Austin Rivers Summer League

In a crowded Pelicans backcourt, Austin Rivers wants to show he belongs


LAS VEGAS — Austin Rivers’ poor start to last season got a lot of attention — he was genuinely awful. Historically awful. For the season he ended with a PER of 5.9, the kind of number that normally would suggest his next paycheck will come from Europe. It’s the worst PER ever for a rookie who played more than 1,000 minutes.

What wasn’t noticed is that at the end of the season he played better — in his last 20 games he shot 50 percent overall, 40 percent from three. He wasn’t scoring a lot, but you could see improvement.

“Last year was up and down for me, I didn’t have a great year,” Rivers said Thursday after the Pelicans were eliminated from the Summer League tournament. “That was tough, it was the first time in my life where everything wasn’t roses and success. I had to look in the mirror and be like, ‘What am I going to do? Listen I have to play better I got to figure something out.’

“Then bam I figured it out and I’m playing really well, and then I break my hand. I was like, ‘golly, what is going on I finally start playing well and my hand breaks. Then I was like this is a test, I’m going to rehab the heck out of my hand and come back even better.”

He’s looked better in Las Vegas — he averaged 17.3 points a game in the Pelicans first three games to lead the team and shot 46.5 percent. He had 16 points on Thursday, but on 5-of-14 shooting.

Thursday against the Nuggets he was attacking the rim — only 4 of his 14 shots were on the perimeter (1-of-4), half of them were in the restricted area (5-of-7) and he got to the line seven times. Finishing is one of the things he is doing better.

“My strength, I’ve gained seven pounds, guys aren’t able to post me up. I’m able to go to the rack and finish, I’m bumping guys off and able to get to that floater,” Rivers said. “On defense I can use my chest more.”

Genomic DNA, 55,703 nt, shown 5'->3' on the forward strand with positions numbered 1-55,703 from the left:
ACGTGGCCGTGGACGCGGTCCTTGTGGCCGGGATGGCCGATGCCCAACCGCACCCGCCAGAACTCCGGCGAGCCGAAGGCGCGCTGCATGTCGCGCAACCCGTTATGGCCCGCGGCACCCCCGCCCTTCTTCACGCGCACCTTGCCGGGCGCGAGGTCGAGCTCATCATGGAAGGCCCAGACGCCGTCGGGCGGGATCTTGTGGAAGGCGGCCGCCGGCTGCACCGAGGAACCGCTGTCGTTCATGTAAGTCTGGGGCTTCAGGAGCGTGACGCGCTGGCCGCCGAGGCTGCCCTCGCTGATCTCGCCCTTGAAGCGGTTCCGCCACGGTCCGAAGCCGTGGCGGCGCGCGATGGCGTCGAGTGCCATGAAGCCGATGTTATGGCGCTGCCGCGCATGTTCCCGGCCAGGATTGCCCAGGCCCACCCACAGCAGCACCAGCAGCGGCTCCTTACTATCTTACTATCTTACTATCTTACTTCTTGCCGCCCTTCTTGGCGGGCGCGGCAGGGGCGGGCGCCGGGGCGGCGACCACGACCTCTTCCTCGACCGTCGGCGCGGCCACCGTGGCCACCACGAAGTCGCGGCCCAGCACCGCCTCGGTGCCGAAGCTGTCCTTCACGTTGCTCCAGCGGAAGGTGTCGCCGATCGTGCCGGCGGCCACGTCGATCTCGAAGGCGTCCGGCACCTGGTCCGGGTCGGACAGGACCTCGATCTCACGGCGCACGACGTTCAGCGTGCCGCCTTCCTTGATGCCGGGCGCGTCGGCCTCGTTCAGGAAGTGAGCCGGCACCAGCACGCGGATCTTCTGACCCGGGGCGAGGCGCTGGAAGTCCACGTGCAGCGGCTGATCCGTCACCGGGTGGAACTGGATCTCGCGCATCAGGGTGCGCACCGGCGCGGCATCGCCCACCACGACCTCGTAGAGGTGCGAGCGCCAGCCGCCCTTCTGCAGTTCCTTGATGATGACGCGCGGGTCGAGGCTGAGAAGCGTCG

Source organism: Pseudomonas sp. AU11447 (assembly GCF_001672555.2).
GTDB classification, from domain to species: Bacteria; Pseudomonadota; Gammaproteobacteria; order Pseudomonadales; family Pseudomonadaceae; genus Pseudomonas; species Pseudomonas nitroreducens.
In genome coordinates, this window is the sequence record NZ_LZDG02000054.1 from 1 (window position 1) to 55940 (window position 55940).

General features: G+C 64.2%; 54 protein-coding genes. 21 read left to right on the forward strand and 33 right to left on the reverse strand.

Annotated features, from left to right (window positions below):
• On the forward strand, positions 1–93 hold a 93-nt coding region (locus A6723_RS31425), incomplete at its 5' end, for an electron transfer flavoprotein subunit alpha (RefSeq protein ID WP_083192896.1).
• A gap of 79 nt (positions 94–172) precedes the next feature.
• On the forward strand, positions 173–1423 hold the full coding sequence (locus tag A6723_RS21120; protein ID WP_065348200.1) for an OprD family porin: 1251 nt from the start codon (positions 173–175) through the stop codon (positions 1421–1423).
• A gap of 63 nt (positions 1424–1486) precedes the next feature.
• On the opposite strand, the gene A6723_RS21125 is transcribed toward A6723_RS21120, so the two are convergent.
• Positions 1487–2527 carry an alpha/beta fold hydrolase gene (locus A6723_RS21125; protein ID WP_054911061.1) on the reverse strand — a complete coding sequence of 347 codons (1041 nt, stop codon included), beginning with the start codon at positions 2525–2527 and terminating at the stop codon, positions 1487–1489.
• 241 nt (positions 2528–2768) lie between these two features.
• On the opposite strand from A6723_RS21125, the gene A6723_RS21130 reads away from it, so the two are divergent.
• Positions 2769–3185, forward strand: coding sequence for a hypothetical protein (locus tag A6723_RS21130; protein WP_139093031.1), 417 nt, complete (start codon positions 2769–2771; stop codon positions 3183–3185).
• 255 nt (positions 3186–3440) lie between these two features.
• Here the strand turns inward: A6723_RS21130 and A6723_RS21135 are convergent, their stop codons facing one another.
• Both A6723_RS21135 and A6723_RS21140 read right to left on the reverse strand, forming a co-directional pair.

His decision making with the ball is improved, and his defense is improved (but has a ways to go). Rivers has a ways to go, but he’s taking steps.

All of which is to say, if you’ve written Rivers off you did it too soon. He is looking more like a guy who can play in the league.

The question is will he do that with the Pelicans? New Orleans had one of the most interesting summers out there and loaded up on talent in Rivers’ position.

Rivers is a point guard and the Pelicans got All-Star Jrue Holiday from Philadelphia (in exchange for Nerlens Noel, basically). Eric Gordon is healthy and at the two, but he can handle the ball. So can Tyreke Evans, who might play the three or be the sixth man.

Where does Rivers fit in that rotation? He doesn’t know, but he’s confident he does fit in.

“Jrue Holiday’s an unbelievable player, (Gordon) is an unbelievable player, (Evans) is a great player, but I believe I am too,” Rivers said. “And I’ve got to continue to work and just listen to my coaches and I know if I do that I’ll make time and have an unbelievable year next year.”

He sounds like a coach’s son. But that’s a good thing, the kind of thing that can help a guy get past a slow start to make a quality NBA career.

Lucky? Klay Thompson reminds Doc Rivers which team lost to Rockets